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The zoom zones

Fierce competition sent prices for entry-level homes to new highs in 2005. South Los Angeles got a big boost as buyers leaped into the fray.

January 22, 2006|Gayle Pollard-Terry | Times Staff Writer

SOUTHERN California's housing market continued to sizzle in 2005, with the highest rate of appreciation occurring in the mostly modest or entry-level neighborhoods south of downtown Los Angeles.

Overall, Southland prices rose 16.5% last year over 2004 to a record median of $460,000, said John Karevoll, chief analyst for DataQuick Information Systems, a La Jolla-based firm that tracks property transactions. Although the increase fell short of 2004's 23.1% rise, robust sales of houses and condos dropped only half a percentage point in what Karevoll described as a stronger-than-anticipated year.

"The greatest growth in sales, and the greatest growth in prices, occurred inland and in the more affordable regions of California," said Leslie Appleton-Young, chief economist for the California Assn. of Realtors, which found homes staying on the market slightly longer statewide than in 2004 when there were record low inventories.

The 90006 ZIP Code, a swath of Los Angeles from Koreatown to Pico-Union, led Southern California with appreciation of 55.5% last year, based on a DataQuick analysis of per-square-foot sales prices by ZIP Code. The 90023 postal area, east of the Los Angeles River and bordering East L.A., came in second, with a 52.5% increase.

Most of the highest-appreciating ZIP Codes are in South Los Angeles communities, largely east of the Harbor Freeway and south of the Santa Monica Freeway, stretching to the unincorporated Los Angeles County areas south of Watts.

Rounding out the top 10 were the 92410 ZIP Code, at No. 8, near downtown San Bernardino with 44% appreciation and, at No. 10, Hesperia 92345, in the high desert of San Bernardino County, with 42.9%. In contrast, Beverly Hills 90210 posted a mere 7% gain for the year.

The rapid run-up in prices at the entry level didn't stop Philippe Soler from buying his first house in July. Afraid of being shut out of the market, he paid $579,000 for a 120-year-old Victorian fixer-upper close to the inner-city campus of USC in the 90007 ZIP Code. The house was listed at $469,000, but a bidding war drove up the price.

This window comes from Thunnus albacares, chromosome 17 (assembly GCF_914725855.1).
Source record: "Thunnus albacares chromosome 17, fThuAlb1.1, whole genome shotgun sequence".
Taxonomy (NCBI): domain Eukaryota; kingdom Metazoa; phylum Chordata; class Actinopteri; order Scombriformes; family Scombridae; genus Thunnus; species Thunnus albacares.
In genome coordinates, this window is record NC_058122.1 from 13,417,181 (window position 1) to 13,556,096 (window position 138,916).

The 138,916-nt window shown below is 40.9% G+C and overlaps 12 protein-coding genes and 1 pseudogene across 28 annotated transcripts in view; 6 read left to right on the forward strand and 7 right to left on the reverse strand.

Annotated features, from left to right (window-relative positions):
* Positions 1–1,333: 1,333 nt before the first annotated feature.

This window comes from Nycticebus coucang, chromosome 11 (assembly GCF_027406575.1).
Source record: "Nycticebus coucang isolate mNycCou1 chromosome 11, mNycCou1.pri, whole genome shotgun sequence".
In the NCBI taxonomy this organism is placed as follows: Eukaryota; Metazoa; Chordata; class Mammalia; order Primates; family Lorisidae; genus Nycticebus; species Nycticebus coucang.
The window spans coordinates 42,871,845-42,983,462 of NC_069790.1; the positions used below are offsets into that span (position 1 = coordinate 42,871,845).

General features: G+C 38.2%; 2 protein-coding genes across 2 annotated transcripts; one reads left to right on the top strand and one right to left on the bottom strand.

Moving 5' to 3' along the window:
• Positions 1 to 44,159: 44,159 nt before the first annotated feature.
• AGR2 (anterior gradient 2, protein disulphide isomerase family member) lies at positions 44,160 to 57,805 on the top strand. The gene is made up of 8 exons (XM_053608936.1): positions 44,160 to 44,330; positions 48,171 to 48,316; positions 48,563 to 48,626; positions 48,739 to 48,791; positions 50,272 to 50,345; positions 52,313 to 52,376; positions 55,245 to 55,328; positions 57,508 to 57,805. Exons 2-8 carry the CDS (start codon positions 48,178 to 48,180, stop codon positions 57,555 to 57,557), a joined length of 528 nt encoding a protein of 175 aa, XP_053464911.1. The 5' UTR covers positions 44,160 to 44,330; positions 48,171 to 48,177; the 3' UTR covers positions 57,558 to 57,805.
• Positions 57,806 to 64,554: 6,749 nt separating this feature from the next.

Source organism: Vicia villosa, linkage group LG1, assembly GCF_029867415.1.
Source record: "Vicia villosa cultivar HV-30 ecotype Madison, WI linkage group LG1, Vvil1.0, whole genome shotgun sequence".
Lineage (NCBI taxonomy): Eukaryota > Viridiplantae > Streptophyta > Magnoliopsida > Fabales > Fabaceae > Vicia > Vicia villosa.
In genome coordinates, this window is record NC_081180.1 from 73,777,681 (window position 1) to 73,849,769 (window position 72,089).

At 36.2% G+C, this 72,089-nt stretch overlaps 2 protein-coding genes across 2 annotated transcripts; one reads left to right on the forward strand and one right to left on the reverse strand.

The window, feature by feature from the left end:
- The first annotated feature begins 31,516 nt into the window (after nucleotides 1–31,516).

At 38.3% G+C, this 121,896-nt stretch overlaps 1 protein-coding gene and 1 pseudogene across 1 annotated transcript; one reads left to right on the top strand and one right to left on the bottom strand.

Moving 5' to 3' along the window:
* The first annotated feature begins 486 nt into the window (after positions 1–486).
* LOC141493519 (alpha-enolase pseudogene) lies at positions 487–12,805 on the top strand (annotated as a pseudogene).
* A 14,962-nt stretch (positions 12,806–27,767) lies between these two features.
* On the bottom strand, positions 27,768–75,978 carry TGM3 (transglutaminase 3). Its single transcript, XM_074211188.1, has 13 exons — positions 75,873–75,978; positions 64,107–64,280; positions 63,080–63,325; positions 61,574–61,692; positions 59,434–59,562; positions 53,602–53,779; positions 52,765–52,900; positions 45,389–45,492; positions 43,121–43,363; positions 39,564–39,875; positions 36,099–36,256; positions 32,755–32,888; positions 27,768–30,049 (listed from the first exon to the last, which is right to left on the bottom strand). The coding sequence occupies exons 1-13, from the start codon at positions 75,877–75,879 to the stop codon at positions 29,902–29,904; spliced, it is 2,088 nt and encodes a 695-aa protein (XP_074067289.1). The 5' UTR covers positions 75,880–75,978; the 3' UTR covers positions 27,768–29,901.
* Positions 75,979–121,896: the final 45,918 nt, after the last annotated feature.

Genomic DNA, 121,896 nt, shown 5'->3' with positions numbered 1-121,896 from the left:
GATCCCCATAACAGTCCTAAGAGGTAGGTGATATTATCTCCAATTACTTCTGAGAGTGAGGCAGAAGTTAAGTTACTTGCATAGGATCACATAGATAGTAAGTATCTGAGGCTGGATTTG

"I was looking for a year and a half," said Soler, 37, a sculptor. Every weekend, he left his apartment in West L.A. to go house hunting. Frustrated by the search, he considered chasing affordability far away from the city.

"I thought it would not be possible to buy a house in the city," he said. Then he met Mike Medina of Jim Weber Realty Inc., who helped him find the five-bedroom, two-bathroom home with a fireplace, high ceilings and original moldings. Soler got a zero-down mortgage, which he pays with the help of two roommates.

In the six months he has lived in his home, the median price in his area has continued upward.

Although unusual, it is not unprecedented to see so many areas with appreciation above 40% in a single year, said DataQuick's Karevoll.

"Many ZIP Codes got two bites of the appreciation apple in 2005," he added. "They experienced the overall rise in prices and also played 'catch-up,' so they got appreciation that they hadn't experienced in earlier years."

"It's incredible," said Beverly Washington, a real estate agent with W. James Washington Enterprises, who has worked in South L.A. for 25 years. She described the price jump from 2004 to 2005 as "a phenomenal change."

Alan Nevin, chief economist for the California Building Industry Assn., offered this explanation for the price acceleration. "It's your entry level that is your hardest to achieve for the first-time buyer, and those units that are priced at the low end of the scale will be fought for."

That competition has been keenly felt in the expanding condo market, especially in downtown Los Angeles, where twentysomethings and empty-nesters continue to gentrify blocks either adjacent to or previously part of skid row, reported Condosource, a boutique real estate brokerage firm that specializes in Los Angeles condos and lofts. The number of units sold downtown rose 115% and the average sales price increased by 22% from 2004, according to a year-end Condosource report based on Multiple Listing Service statistics.

The jump in prices at the lower end of the housing market could signal that the headiest times are over, said Karevoll, the DataQuick analyst.

"When the market took off, it took off from the top down," he said. "They're the last in line. It tells us the cycle is playing out."

His assessment matches that of Ryan Ratcliff, an economist with the UCLA Anderson Forecast, who pointed to sales activity in San Diego County as evidence of the beginnings of a "classic" slowdown.

"Southern California has been a little bit of a tale of two cities. There's San Diego and everybody else," Ratcliff said. In San Diego County, "fewer homes are being sold. They're staying on the market longer.... Price appreciation has slowed down from double digit to 5% or 6%."

As San Diego goes, so goes the nation?

Maybe.

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